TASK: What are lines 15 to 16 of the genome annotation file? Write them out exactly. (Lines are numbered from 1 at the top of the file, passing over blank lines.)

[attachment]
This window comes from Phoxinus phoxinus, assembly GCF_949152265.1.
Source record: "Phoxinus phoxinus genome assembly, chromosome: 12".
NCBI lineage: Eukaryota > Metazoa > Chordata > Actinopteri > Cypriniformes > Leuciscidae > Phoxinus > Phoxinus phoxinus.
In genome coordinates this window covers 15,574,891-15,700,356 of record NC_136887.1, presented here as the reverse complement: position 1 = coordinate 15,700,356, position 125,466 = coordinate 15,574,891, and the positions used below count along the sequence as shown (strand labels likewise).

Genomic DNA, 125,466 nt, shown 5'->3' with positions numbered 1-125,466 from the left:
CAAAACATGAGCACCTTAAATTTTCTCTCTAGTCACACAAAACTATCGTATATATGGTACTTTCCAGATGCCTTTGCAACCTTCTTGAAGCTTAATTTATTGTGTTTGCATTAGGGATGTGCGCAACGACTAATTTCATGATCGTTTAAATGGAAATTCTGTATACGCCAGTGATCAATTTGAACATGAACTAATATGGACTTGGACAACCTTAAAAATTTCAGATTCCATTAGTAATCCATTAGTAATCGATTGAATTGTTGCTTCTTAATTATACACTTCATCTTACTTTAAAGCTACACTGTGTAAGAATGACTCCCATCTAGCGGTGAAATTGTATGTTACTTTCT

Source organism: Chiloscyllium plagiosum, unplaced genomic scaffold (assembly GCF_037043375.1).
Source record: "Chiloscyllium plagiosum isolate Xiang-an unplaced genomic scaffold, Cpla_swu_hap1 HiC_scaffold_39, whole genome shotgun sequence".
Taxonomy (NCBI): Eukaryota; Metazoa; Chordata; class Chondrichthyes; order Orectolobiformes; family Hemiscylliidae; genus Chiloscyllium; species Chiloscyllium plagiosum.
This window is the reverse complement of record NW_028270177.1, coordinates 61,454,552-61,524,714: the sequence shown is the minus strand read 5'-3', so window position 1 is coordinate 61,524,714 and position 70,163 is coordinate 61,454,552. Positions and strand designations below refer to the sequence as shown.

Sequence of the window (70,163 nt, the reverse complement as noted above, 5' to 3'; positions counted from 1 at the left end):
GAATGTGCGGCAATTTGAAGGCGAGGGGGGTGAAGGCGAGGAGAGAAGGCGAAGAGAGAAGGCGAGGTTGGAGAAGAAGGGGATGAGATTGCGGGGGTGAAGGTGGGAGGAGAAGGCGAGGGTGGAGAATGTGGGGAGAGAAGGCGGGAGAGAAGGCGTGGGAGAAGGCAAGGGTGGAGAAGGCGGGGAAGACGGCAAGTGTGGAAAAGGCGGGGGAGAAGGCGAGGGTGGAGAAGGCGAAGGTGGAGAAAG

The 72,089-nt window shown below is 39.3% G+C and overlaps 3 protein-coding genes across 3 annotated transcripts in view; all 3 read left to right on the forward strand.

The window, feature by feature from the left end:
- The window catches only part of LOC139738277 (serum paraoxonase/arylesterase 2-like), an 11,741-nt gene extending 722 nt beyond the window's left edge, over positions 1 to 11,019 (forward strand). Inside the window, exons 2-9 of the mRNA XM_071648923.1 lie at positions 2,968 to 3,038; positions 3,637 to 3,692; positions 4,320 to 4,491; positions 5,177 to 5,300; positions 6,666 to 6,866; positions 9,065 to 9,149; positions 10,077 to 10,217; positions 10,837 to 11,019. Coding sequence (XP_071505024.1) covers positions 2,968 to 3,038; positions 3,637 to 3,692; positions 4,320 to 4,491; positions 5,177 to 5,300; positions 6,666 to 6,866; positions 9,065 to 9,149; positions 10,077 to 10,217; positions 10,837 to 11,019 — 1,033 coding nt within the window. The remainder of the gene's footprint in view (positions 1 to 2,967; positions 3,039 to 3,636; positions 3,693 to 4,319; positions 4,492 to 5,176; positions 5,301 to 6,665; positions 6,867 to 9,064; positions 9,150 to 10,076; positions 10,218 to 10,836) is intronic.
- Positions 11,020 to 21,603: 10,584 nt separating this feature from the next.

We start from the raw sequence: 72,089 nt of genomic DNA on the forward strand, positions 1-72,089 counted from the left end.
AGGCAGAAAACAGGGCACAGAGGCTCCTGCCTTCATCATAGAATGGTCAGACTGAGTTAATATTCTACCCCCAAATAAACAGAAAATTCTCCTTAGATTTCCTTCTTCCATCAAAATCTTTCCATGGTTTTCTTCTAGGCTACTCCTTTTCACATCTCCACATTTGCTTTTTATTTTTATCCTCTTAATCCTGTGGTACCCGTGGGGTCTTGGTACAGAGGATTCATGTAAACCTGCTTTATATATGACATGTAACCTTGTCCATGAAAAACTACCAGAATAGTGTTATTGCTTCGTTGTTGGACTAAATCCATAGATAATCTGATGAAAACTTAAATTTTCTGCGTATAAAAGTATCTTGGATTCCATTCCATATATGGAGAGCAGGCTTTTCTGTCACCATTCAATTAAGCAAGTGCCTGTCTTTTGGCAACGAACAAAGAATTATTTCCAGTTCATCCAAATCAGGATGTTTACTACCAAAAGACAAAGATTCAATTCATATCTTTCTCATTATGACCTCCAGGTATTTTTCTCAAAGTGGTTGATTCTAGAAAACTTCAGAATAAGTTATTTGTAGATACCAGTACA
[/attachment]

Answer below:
- The window catches only part of LOC139738277 (serum paraoxonase/arylesterase 2-like), an 11,741-nt gene extending 722 nt beyond the window's left edge, over positions 1 to 11,019 (forward strand). Inside the window, exons 2-9 of the mRNA XM_071648923.1 lie at positions 2,968 to 3,038; positions 3,637 to 3,692; positions 4,320 to 4,491; positions 5,177 to 5,300; positions 6,666 to 6,866; positions 9,065 to 9,149; positions 10,077 to 10,217; positions 10,837 to 11,019. Coding sequence (XP_071505024.1) covers positions 2,968 to 3,038; positions 3,637 to 3,692; positions 4,320 to 4,491; positions 5,177 to 5,300; positions 6,666 to 6,866; positions 9,065 to 9,149; positions 10,077 to 10,217; positions 10,837 to 11,019 — 1,033 coding nt within the window. The remainder of the gene's footprint in view (positions 1 to 2,967; positions 3,039 to 3,636; positions 3,693 to 4,319; positions 4,492 to 5,176; positions 5,301 to 6,665; positions 6,867 to 9,064; positions 9,150 to 10,076; positions 10,218 to 10,836) is intronic.
- Positions 11,020 to 21,603: 10,584 nt separating this feature from the next.